However, there are bits and pieces throughout this movie that hint at a less than favorable attitude toward homosexuality. When three teenagers are planning a ménage à quatre with a prostitute, in which they plan to all have sex with her at the same time, one of them says he wants the ass. Now, anal sex with a woman is not homosexuality, but it is sodomy, a form of sex associated with homosexuality and emphasized as evil by Abin Cooper (Michael Parks), the pastor of Five Points Trinity Church. Of the three teenagers, this guy is the one portrayed in a negative light. He cries for his mother when he is tied up, and then he abandons his friend when he gets free.
The sheriff is also gay, and he is seen having seedy, adulterous sex on the job. He is about to allow himself to be blackmailed by Pastor Cooper, who has incriminating pictures of him, into doing nothing about his murdered deputy. But then the sheriff has a Machiavellian idea: he will sic the ATF on the religious group, hoping a Waco-style massacre will eliminate all evidence of his indiscretions, which is exactly what happens.
Then, at the end of the movie, one of the superiors in the ATF, Agent Hammond (Patrick Fischler), says that the preacher will be raped by other prisoners as condign punishment for his loathing of sodomy, which also puts homosexuality in an unflattering light. It also puts the government in an unflattering light for gloating about it. It saddens me the way so many people delight in the thought that some convicted criminals will be ass-raped in prison, as if prison itself were not punishment enough. I sometimes wonder if future generations will look back at the way we allow such things to go on in prison today, and even revel in it, just as we today look back in horror at the way we used to treat the mentally ill.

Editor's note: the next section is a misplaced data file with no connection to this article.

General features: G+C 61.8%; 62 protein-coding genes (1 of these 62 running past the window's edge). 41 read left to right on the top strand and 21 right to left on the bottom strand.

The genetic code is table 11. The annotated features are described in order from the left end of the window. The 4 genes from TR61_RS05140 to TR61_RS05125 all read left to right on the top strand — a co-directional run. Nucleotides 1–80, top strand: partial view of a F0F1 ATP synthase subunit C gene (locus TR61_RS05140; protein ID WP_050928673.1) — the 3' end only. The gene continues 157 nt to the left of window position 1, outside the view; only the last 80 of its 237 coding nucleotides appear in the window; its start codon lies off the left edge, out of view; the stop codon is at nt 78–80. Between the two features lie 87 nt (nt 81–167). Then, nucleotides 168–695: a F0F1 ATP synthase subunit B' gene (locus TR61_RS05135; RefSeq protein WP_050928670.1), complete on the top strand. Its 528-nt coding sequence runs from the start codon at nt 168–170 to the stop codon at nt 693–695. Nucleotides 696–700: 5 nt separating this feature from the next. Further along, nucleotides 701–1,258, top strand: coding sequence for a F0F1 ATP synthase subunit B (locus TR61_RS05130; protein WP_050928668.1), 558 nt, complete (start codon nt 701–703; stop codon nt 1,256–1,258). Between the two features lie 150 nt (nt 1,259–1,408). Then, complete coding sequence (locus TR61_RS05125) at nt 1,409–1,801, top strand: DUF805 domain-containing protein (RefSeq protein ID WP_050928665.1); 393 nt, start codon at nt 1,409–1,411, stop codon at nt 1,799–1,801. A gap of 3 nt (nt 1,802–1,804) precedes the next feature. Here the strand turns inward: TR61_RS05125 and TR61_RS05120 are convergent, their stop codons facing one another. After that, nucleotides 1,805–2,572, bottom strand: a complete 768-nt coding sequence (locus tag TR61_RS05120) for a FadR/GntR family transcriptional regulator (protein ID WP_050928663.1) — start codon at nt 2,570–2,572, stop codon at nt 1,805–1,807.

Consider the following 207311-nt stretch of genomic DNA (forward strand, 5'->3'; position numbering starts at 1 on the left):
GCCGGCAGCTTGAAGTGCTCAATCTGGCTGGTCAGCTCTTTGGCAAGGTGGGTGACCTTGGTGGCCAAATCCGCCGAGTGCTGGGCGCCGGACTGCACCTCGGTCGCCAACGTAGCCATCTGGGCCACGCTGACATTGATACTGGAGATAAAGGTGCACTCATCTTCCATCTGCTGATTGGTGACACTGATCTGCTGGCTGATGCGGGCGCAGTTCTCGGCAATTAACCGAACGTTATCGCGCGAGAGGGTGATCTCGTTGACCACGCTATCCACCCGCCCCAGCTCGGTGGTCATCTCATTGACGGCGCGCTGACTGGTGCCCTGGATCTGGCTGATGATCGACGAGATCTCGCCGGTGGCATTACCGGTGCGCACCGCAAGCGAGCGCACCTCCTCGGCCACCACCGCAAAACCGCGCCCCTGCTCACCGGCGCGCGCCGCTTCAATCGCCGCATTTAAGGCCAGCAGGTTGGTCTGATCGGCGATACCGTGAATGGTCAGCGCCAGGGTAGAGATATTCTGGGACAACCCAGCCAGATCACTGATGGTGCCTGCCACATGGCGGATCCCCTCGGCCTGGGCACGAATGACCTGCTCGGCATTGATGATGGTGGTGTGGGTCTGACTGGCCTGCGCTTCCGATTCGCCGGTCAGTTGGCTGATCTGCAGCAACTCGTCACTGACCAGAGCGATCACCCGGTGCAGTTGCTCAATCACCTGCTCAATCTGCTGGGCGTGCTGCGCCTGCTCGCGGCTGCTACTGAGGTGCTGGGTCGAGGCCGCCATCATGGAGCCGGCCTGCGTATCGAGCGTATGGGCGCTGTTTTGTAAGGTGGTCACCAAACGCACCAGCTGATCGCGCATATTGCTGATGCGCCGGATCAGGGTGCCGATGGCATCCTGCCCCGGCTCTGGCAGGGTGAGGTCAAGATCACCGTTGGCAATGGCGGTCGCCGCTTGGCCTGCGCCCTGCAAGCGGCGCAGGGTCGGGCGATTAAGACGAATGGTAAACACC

In any event, I wondered if I was imagining things, and so I did a little research on the director, Kevin Smith, and found that he has indeed been accused of homophobia in the past. Now, it might be that Smith is not a homophobe, but merely someone who likes politically-incorrect humor, just as some people are grateful for religion, because it allows them the pleasure of blasphemy. Along these lines, I began to wonder if there is a movie that might have been hidden within the movie that we actually see.